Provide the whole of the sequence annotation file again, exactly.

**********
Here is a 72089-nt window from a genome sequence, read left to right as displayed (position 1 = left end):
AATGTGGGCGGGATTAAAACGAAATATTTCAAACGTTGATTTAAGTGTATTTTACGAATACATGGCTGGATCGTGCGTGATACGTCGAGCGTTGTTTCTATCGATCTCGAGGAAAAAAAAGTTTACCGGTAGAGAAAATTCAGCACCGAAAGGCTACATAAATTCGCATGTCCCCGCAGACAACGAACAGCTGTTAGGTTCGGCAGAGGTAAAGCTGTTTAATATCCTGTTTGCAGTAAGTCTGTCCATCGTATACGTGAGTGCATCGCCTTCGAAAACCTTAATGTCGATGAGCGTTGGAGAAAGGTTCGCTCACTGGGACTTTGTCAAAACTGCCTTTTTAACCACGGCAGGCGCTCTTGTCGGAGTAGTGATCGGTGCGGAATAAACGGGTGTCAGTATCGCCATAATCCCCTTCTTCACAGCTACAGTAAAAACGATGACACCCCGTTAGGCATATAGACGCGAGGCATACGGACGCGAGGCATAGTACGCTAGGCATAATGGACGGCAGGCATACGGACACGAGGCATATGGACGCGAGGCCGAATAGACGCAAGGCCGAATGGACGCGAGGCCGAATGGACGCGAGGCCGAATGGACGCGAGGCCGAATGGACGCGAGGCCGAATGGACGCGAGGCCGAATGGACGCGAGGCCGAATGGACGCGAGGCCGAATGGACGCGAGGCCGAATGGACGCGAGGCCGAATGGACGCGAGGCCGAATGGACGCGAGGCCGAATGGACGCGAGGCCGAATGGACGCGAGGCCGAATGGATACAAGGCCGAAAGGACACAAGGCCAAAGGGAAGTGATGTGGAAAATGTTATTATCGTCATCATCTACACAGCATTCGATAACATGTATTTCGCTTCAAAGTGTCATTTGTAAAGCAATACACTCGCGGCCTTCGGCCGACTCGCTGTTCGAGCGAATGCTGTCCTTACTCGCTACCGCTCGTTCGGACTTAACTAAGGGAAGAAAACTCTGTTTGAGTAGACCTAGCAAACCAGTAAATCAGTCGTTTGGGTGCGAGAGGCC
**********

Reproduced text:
Here is a 72089-nt window from a genome sequence, read left to right as displayed (position 1 = left end):
AATGTGGGCGGGATTAAAACGAAATATTTCAAACGTTGATTTAAGTGTATTTTACGAATACATGGCTGGATCGTGCGTGATACGTCGAGCGTTGTTTCTATCGATCTCGAGGAAAAAAAAGTTTACCGGTAGAGAAAATTCAGCACCGAAAGGCTACATAAATTCGCATGTCCCCGCAGACAACGAACAGCTGTTAGGTTCGGCAGAGGTAAAGCTGTTTAATATCCTGTTTGCAGTAAGTCTGTCCATCGTATACGTGAGTGCATCGCCTTCGAAAACCTTAATGTCGATGAGCGTTGGAGAAAGGTTCGCTCACTGGGACTTTGTCAAAACTGCCTTTTTAACCACGGCAGGCGCTCTTGTCGGAGTAGTGATCGGTGCGGAATAAACGGGTGTCAGTATCGCCATAATCCCCTTCTTCACAGCTACAGTAAAAACGATGACACCCCGTTAGGCATATAGACGCGAGGCATACGGACGCGAGGCATAGTACGCTAGGCATAATGGACGGCAGGCATACGGACACGAGGCATATGGACGCGAGGCCGAATAGACGCAAGGCCGAATGGACGCGAGGCCGAATGGACGCGAGGCCGAATGGACGCGAGGCCGAATGGACGCGAGGCCGAATGGACGCGAGGCCGAATGGACGCGAGGCCGAATGGACGCGAGGCCGAATGGACGCGAGGCCGAATGGACGCGAGGCCGAATGGACGCGAGGCCGAATGGACGCGAGGCCGAATGGACGCGAGGCCGAATGGACGCGAGGCCGAATGGATACAAGGCCGAAAGGACACAAGGCCAAAGGGAAGTGATGTGGAAAATGTTATTATCGTCATCATCTACACAGCATTCGATAACATGTATTTCGCTTCAAAGTGTCATTTGTAAAGCAATACACTCGCGGCCTTCGGCCGACTCGCTGTTCGAGCGAATGCTGTCCTTACTCGCTACCGCTCGTTCGGACTTAACTAAGGGAAGAAAACTCTGTTTGAGTAGACCTAGCAAACCAGTAAATCAGTCGTTTGGGTGCGAGAGGCC